As I was thinking about this entry, I realized that it could very easily have been titled: “How to Avoid being “That Guy” in Everyday Life.” Although this will have a cycling related spin to it, in my opinion, many of the same principles apply. Maintaining a good standing with your peers at the races can be traced back to observing a few simple ideas: Be Quite, Be Considerate, and Be Gracious.
Now, when I say Be Quite, I don’t literally mean that you have to use your Inside Voice, when you’re outside, but just use a little discretion when you do decide to open your yapper in the middle of a bike race. While racing, you can only control what you do. That means that if you don’t like the situation in which you find yourself, it’s up to you to do something about it. Don’t scream at your competitors to get out of the way, or harass someone for crashing in front of you. If you don’t want to be around such riders, it’s up to you to keep your mouth shut and ride faster. However, there is nothing wrong with a nice “inside” or “comin’ in hot” as you’re about to put a pass on someone. But, generally speaking, very few people have even been labeled “That Guy” for keeping their mouth shut during a race.
Be Considerate. Now, I know this is starting to sound a bit like Kindergarten all over again, but you’d be surprised how many people could use a refresher course on basic people skills. While at the races, you’ll encounter quite a few people who would really appreciate you being considerate. Many of the people you’ll find “working” at a venue are actually either volunteers or others that are making, what equates to, an amazingly low hourly wage for their efforts to promote and grow the sport you love. So, keep that in mind when you’re deciding whether or not to make a big deal about the fact that the box of free GU products at registration is empty.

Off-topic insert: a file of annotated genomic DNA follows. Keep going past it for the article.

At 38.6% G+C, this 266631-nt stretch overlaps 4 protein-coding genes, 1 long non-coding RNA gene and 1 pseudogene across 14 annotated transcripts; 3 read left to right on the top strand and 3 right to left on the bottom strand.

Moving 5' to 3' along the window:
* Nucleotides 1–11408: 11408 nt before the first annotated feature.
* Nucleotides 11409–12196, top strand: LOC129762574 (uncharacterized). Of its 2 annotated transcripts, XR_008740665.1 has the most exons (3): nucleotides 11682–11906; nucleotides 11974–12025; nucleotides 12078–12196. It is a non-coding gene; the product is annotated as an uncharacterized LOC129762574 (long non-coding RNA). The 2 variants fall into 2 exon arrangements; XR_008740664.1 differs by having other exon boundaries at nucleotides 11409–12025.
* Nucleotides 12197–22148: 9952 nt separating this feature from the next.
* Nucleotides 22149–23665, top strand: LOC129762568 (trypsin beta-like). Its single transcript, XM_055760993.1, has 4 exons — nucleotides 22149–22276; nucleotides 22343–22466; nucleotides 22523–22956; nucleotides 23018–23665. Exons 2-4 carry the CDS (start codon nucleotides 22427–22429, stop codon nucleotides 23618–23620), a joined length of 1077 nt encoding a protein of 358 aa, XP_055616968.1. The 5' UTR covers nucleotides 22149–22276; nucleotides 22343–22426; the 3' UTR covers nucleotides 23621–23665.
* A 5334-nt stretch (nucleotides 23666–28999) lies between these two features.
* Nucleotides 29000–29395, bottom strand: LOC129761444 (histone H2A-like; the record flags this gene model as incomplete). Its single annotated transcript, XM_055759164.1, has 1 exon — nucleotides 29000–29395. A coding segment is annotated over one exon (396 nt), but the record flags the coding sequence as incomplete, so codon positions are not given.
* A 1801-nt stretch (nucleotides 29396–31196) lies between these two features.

The final component of our Trifecta of Skills for Smooth Sailing at Your Next Race is to Be Gracious. Whether or not you are the best or worst racer in your scene, you’ve got to make sure that whatever result it is that you achieve, you do it with grace. If you’ve just won by 5 minutes, don’t stop short of the line, hoist your bike above your head and scream in triumph. The standard two arms above your head will do quite nicely, or you could even blow everyone away with your humility and just give a subdued smile and wave. Remember this though: the more extravagant victory celebration you display, you more you increase the odds that people will question your decency. The same goes for losing. No one looks good throwing a tantrum in the pit or at their car because they lost that sprint for 19th. Less is more. And as always, don’t forget to say “Thank You”. The cycling community is a very small family and as long as you concentrate on building relationships instead of burning bridges, it will pay you back.